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4 minute read
Paul Gray

MEMORIES OF THE VIETNAM War, for those who did not serve in it, tend to be drawn from the image bank of television footage: a U.S. soldier applying a Zippo lighter to a peasant hut; a Saigon official shooting, on camera, a suspected Viet Cong terrorist through the head. But before the war escalated into a staple item on the nightly news, a much smaller conflict had played itself out in South Vietnam. This one pitted U.S. military brass and members of the Kennedy Administration against a small group of young print reporters assigned to cover a communist guerrilla insurrection in an Asian country that most of their readers back home could not locate on a map.

Once Upon a Distant War (Times Books; 546 pages; $27.50) concentrates on this early, internecine American sniping, which flared up obscurely in 1962-63 while much of the U.S. press concentrated its big guns on stories like civil rights, the space race and the Cuban missile crisis. William Prochnau, an author and former correspondent for the Washington Post, argues that the reporters in Vietnam during those years established “the skeptical standards for a new generation of war correspondents–and television as well. These were provocative, new, adversarial standards that broke from the old and would be used to chronicle America’s disaster in Vietnam and events long after.”

This thesis is hardly new–Vietnam has long been seen as the lesson that taught reporters to stop automatically believing government handouts–but Prochnau illustrates it in fresh, interesting ways. He recaptures the days when Saigon was still considered a journalistic backwater, a low rung on the promotion ladder for ambitious reporters. And he describes in considerable detail the reporters who arrived there in the early 1960s, particularly Malcolm Browne of the Associated Press, Neil Sheehan of United Press International and David Halberstam of the New York Times.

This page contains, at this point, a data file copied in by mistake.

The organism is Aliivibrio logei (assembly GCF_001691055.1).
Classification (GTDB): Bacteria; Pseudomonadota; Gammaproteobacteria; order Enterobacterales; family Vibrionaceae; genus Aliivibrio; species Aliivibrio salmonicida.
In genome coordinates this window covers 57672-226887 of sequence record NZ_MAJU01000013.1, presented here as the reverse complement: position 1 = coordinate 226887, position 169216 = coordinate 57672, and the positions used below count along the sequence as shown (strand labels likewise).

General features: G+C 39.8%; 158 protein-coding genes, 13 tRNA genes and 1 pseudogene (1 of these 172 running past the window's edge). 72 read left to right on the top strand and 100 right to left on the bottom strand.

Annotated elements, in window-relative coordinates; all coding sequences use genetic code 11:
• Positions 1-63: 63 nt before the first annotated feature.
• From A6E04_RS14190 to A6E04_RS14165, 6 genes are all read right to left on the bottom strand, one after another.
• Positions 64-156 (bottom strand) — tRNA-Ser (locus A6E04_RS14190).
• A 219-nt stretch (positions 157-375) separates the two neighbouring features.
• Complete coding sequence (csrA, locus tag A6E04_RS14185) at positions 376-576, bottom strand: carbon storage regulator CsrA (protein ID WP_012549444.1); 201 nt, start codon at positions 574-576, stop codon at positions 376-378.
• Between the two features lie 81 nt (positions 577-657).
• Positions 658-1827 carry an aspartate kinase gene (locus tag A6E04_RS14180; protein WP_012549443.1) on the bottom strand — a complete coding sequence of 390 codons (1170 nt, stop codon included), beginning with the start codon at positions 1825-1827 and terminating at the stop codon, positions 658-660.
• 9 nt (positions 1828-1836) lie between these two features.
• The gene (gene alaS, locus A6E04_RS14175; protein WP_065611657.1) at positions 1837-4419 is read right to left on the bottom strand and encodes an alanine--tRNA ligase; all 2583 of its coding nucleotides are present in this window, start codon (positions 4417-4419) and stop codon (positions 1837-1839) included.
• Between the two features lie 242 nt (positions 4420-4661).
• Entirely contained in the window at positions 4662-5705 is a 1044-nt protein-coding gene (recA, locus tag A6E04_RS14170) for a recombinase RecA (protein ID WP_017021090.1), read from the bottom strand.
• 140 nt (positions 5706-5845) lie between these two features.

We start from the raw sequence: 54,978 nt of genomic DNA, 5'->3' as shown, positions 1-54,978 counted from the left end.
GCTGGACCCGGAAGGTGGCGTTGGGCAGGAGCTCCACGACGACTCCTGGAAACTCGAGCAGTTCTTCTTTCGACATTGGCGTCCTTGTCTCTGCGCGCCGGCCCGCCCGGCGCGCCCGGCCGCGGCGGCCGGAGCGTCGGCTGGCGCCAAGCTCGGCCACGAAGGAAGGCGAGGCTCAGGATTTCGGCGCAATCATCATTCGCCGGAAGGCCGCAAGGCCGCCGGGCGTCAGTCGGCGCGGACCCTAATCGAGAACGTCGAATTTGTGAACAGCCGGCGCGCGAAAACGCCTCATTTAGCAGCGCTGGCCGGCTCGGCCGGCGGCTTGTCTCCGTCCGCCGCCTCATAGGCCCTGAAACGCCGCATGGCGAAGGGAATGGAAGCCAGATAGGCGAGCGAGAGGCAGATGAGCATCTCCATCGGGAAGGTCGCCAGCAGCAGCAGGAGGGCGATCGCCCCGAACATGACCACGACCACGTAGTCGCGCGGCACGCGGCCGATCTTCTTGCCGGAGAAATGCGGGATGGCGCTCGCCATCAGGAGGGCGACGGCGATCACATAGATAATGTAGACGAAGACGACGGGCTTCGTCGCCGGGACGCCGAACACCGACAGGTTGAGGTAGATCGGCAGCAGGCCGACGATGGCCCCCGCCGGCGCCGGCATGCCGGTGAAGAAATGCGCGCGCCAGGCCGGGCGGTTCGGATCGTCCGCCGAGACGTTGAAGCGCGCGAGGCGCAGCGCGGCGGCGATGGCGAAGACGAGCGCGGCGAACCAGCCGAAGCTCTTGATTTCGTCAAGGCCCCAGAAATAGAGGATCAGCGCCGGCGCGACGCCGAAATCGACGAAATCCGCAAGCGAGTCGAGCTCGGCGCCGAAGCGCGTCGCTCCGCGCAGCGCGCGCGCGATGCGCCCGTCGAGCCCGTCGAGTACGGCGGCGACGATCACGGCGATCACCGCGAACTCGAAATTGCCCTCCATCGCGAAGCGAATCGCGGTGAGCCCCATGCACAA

All three, particularly Halberstam, won fame as pioneering antiwar critics after their Vietnam stints were over. But, says Prochnau, “the idea that this early group carried with them an antimilitary bent, polluting a generation of reporters, is one of the enduring myths of the war.” The author quotes Sheehan: “We all believed in the American cause.” Halberstam sent a message to James Reston of the Times: “I am impressed by what a bold and difficult thing we have undertaken here … we are going up against the best revolutionaries of our time on their home ground in a type of war which they have almost invented.”

Then what went wrong? Why did these reporters slowly lose their faith in a war they were eager to cover, even at the risk of their own lives? Prochnau blames Washington and Saigon for an unworkable strategy against the Viet Cong and for a refusal to listen to journalists who discovered it wasn’t working. The more the officials tried to bamboozle or stonewall reporters, the more they drove them to dig for themselves and to unearth a disaster in the making.

Prochnau belabors these familiar U.S. blunders and self-deceptions more thoroughly than now seems necessary. He has an annoying tendency to introduce a new character and then jump years or even decades ahead in time for an anecdote, leaving him constantly backtracking: “This all came much later” or “But all that came later.” And his grasp of English grammar is sometimes shaky. A husband named Mert Perry wakes to the sound of helicopters: “Next to him, the noise also awakened Darlene Perry.” A slim, original book resides within Once Upon a Distant War, hard to find but finally worth the effort.

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